Thu Jun 28, 2012, 04:46 PM
Tx4obama (28,772 posts)
Did minority's uncompromising insistence on invalidating entire law push Roberts to join moderates..
" ... Did the minority's uncompromising insistence on invalidating the entire law push Roberts to join the moderates in upholding it? ... "
Health Care Dissent: Here's What The Conservative Wing Wanted To Happen
WASHINGTON -- Mitt Romney, reacting to the Supreme Court's health care ruling Thursday, said, "I agree with the dissent."
The dissent tosses out the entire health care law, dismissing the case for it as "feeble" and a "vast judicial overreach." It argues that "against a mountain of evidence," its backers offer only the "flimsiest of indications to the contrary."
Four of the five Republican appointees on the Court agreed with this interpretation, and it would have carried the day if Chief Justice John Roberts had joined them. Had he done so, the "entire statute" -- meaning the entire law, from beginning to end -- would have been invalidated, including provisions that had already gone into effect. Strangely, the dissenting justices argue that even constitutional provisions must be ruled unconstitutional because "the Actís other provisions would not have been enacted without" it central elements, the mandate and the Medicaid provision. The justices never reveal how they know what would have happened in the alternate reality they posit.
Did the minority's uncompromising insistence on invalidating the entire law push Roberts to join the moderates in upholding it? We won't know until the next tell-all book on the court, but below are excerpts from the dissent, signed by Anthony Kennedy, Clarence Thomas, Samuel Alito and Antonin Scalia.
Full article here: http://www.huffingtonpost.com/2012/06/28/health-care-dissent_n_1634514.html
5 replies, 746 views
Did minority's uncompromising insistence on invalidating entire law push Roberts to join moderates.. (Original post)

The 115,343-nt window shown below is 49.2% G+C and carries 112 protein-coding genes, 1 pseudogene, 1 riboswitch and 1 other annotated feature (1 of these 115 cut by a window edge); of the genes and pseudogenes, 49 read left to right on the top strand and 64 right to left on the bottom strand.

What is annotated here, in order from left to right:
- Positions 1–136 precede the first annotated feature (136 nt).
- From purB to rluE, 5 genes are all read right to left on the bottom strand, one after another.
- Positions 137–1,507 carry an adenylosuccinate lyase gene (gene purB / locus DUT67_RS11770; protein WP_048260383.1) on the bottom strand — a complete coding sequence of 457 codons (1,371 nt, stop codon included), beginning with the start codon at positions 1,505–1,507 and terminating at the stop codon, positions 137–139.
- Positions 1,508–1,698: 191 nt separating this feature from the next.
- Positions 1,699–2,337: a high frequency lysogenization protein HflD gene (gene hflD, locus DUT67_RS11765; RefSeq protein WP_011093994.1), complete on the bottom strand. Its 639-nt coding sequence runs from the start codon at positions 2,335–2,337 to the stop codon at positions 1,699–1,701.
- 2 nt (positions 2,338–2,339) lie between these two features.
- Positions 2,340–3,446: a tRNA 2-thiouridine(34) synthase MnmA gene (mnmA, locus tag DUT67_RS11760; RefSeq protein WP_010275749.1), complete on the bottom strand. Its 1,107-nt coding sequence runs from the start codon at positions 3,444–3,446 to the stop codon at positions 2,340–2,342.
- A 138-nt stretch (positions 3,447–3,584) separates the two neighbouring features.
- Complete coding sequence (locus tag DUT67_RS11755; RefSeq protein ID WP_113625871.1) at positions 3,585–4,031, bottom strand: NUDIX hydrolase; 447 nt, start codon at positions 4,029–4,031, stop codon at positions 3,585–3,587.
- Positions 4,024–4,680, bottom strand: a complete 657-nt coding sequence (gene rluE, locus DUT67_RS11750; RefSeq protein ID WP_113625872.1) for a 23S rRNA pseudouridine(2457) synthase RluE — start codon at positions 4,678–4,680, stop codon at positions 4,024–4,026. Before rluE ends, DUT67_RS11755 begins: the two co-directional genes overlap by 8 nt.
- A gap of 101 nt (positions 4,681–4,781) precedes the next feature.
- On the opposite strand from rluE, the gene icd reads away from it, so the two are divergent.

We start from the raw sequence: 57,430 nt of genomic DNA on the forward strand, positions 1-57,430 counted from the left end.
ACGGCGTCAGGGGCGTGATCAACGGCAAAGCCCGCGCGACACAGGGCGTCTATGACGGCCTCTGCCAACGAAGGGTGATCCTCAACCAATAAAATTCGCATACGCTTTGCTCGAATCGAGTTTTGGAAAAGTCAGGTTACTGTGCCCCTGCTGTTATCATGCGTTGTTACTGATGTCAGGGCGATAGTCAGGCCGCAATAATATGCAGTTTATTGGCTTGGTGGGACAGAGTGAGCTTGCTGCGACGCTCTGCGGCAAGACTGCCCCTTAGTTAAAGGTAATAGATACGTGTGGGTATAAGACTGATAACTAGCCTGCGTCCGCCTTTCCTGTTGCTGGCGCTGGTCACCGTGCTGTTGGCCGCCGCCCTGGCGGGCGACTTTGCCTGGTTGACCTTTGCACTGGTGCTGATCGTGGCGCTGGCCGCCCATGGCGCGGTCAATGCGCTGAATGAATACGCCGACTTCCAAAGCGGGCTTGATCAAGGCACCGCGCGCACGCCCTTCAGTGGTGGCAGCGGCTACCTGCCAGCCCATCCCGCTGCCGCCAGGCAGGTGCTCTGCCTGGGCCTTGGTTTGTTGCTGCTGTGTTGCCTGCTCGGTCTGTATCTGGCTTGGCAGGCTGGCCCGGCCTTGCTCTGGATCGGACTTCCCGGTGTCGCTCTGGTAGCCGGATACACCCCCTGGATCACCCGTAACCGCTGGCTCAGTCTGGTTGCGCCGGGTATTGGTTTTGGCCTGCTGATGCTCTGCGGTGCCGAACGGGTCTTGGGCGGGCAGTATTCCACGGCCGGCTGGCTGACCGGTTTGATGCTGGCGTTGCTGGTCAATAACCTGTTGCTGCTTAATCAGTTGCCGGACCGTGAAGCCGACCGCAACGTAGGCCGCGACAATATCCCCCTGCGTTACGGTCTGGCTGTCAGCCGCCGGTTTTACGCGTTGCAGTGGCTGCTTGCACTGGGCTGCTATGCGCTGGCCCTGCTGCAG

Response to Tx4obama (Original post)
Thu Jun 28, 2012, 04:50 PM
HopeHoops (47,675 posts)
1. I think it was because Obama "played chess" and backed him into a corner.
Since many of the provisions are already in effect, overturning it would be bad for the GOP politically. He knew the other four were going to vote as they did and most likely was just the fall guy to keep it in place. What I'm REALLY shocked about is how little of it they could find a hole in. The "throw it all out" thing is just silly.
Response to Tx4obama (Reply #2)
Thu Jun 28, 2012, 06:34 PM
Cosmocat (5,393 posts)
5. Roberts simply allowed the other four arsehats to be partisan clowns
In the end, the supreme court's number one priority is to support corporations and the ultra rich.
That is why they did the right thing, in mass, except Scalia, of course, over the Arizona immigration bill, while they did their duty to protect Citizens United.
While, sadly, HCR IS in fact a small step in the right direction, at the end of the day, the fulcrum of it ...
Drives people into PRIVATE INSURANCE COVERAGE.
Roberts had to side with the "liberal" judges on this to legitimize the decision and to provide cover for the other wingnuts to throw bombs and feed the sheep that vote Rs their meat.
THAT was that this decision was.
Response to Tx4obama (Original post)
Thu Jun 28, 2012, 06:27 PM
PoliticAverse (5,535 posts)
4. Roberts could have rejected the idea it was a valid tax but rejected the argument the entire law...
had to be overturned. Then a compromise that the mandate is overturned but the rest of the
law remains could have been reached with the 4 liberal members. If you look at what happened
with the medicaid expansion issue you can see such a compromise: